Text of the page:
An ode to ants.

### Cameras have been keeping me busy — and the relentless rain that turns the landscape to soup isn’t helping me move quickly. I’m so exhausted I can barely keep my eyes open, and am frantically prepping for another several day camping trip. So! Thought I’d pull up and old post about ants. Although often a nuisance, they are pretty awesome creatures. You can learn more about ants here. ###

I keep flinching and slapping at the invisible bugs that land and leap away so fast I can’t tell sometimes if they are real or merely a figment of my imagination. By the time I slap my arm, they are gone, and all that lingers is that faint distant tickle on my skin. Craig peers up at me over his little wire glasses. We are wading through 25 years of radio-collaring lion data and I am playing the dusty, bugbitten, in-desperate-need-of-beer secretary. He gives me a withering stare as I twitch murderously at the bugs that seem to molest only me. “It’s all in your imagination,” he says with a playfully dismissive wave of his hand as he hunches back over the dusty files. Seething in indignation, I am finally successful in my arthropod assassination attempts and throw my tiny offender at my academic advisor. “I don’t want your pickings!” he squawks. Merciless, I catch another and drop it in his lap. Satisfied, I resume recording.

I think the bugs are the only thing I dislike more than the baboons that crap on our veranda. The ants recently invaded our drop toilet (the only one in town where you still have to squat), milling about on the concrete slab in typical ant frenzy. African ants seem to be generally unstoppable. They swarm across our kitchen countertop so thick that the white laminate is completely obscured. Yesterday I saw them dragging a dead tsetse fly across our windowsill. They are tiny pinprick ants, so ghostly as they crawl across your skin that you’re never quite sure if you’ve merely imagined them. But we don’t imagine them in our food. They are baked into our bread, spooned into our leftovers, drowned in our drinking water…They even invaded my canister of refrigerated Lindt chocolates. They flail hopelessly in our wash water and get stuck in the little holes of our makeshift shower bucket. I think sometimes they bite – the backs of my legs are covered with little red itchy bumps, and if they aren’t ant bites then they might be tick larvae, which is even more disgusting.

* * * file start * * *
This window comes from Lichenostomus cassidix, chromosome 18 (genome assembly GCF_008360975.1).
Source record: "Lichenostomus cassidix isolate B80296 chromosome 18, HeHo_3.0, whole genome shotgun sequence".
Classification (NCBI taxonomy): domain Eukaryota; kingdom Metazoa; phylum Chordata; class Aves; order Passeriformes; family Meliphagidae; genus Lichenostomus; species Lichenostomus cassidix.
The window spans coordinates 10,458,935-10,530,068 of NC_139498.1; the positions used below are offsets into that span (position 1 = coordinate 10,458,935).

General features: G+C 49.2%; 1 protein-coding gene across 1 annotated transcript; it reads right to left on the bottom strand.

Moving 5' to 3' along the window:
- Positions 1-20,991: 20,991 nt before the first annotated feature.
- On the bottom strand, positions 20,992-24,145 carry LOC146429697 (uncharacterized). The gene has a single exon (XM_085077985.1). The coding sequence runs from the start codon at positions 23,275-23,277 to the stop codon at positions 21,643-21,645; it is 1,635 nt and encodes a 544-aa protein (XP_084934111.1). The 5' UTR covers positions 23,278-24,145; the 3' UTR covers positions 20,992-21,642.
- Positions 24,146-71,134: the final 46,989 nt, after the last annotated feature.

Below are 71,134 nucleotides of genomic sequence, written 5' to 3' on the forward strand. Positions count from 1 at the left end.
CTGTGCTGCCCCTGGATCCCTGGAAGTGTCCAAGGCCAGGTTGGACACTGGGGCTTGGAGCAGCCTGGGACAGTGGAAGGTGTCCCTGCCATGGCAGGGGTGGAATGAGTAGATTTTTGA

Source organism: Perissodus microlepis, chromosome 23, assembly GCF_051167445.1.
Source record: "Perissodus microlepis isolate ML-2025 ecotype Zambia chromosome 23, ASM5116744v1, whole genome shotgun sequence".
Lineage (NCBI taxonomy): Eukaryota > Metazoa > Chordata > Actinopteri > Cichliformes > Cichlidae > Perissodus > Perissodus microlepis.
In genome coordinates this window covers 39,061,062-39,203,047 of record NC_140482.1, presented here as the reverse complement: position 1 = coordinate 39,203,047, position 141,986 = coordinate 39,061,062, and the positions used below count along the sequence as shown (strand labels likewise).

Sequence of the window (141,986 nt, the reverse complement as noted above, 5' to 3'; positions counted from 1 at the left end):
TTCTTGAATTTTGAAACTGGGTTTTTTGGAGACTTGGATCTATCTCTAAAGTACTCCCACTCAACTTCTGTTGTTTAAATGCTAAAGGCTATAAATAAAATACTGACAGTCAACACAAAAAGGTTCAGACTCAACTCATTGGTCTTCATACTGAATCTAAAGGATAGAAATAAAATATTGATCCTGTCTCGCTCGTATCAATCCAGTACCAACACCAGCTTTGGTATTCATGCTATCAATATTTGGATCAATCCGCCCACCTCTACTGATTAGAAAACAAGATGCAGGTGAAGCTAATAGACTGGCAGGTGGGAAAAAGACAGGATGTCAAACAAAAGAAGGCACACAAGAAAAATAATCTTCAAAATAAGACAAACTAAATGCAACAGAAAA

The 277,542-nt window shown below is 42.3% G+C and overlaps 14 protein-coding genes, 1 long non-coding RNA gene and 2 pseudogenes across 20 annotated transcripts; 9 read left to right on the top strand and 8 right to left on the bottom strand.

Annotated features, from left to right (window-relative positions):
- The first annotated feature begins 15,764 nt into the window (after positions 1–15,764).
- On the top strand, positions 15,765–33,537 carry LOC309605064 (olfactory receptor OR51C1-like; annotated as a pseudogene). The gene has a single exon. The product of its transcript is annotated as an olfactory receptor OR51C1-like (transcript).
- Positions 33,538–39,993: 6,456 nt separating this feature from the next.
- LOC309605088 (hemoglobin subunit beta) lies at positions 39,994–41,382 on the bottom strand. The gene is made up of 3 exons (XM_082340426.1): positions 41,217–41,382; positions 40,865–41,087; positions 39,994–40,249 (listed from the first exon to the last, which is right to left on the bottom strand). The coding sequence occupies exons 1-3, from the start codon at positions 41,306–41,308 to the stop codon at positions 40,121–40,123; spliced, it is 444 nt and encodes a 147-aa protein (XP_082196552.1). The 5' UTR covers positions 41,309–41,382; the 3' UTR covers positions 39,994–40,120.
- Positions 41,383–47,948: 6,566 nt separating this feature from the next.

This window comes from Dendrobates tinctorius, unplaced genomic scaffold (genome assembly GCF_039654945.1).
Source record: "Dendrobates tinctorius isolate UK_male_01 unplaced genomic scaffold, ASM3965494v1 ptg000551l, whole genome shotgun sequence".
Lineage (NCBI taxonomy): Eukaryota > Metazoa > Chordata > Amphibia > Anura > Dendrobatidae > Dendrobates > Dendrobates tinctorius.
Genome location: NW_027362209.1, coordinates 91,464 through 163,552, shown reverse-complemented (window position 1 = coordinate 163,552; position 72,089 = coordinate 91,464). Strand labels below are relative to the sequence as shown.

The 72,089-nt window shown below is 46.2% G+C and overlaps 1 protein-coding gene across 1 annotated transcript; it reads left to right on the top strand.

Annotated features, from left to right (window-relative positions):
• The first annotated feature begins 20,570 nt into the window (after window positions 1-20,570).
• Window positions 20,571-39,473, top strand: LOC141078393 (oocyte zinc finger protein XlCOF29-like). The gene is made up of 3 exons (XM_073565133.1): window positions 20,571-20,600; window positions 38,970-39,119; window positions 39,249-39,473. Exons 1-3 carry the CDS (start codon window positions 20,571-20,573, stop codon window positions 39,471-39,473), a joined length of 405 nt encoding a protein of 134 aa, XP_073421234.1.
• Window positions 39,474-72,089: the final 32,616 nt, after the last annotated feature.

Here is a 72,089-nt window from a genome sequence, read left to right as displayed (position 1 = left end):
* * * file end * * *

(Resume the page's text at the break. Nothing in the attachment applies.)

As much as I would prefer not to share my shower with a thousand tiny freeriders, I have this strange love/hate/admiration/disgust relationship with the colonial creatures. Philipp tells me how some ants raise aphid “livestock,” carrying their little aphids around to leaves and then milking them of their leaf-juice. Some ants live in little black balls on the whistling-thorn Acacias and attack hungry ungulates that dare to browse on their branches. One day while scouring game trails for fresh carnivore sign, I discovered a series of 4-inch wide paths that wove between the trees. I turned to the camera trapping guru by my side, the funny German who’s spent the last decade in the remote west-African bush. Ants! Philipp says.Yes, the ants move in such volume that they create barren little tracks through the woodland grass. Sometimes we can see the ant army marching in rigid formation outside the Lion House. They appear out of nowhere against our cinderblock corners and trudge across the dirt. I don’t know where they are going, but they look like they’re on a mission. Perhaps they heard that there was something in the outhouse.



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About ali swanson

I'm an ecologist studying how large carnivores coexist. I spend way too much of my time trying to stop hyenas and elephants from munching my camera traps!

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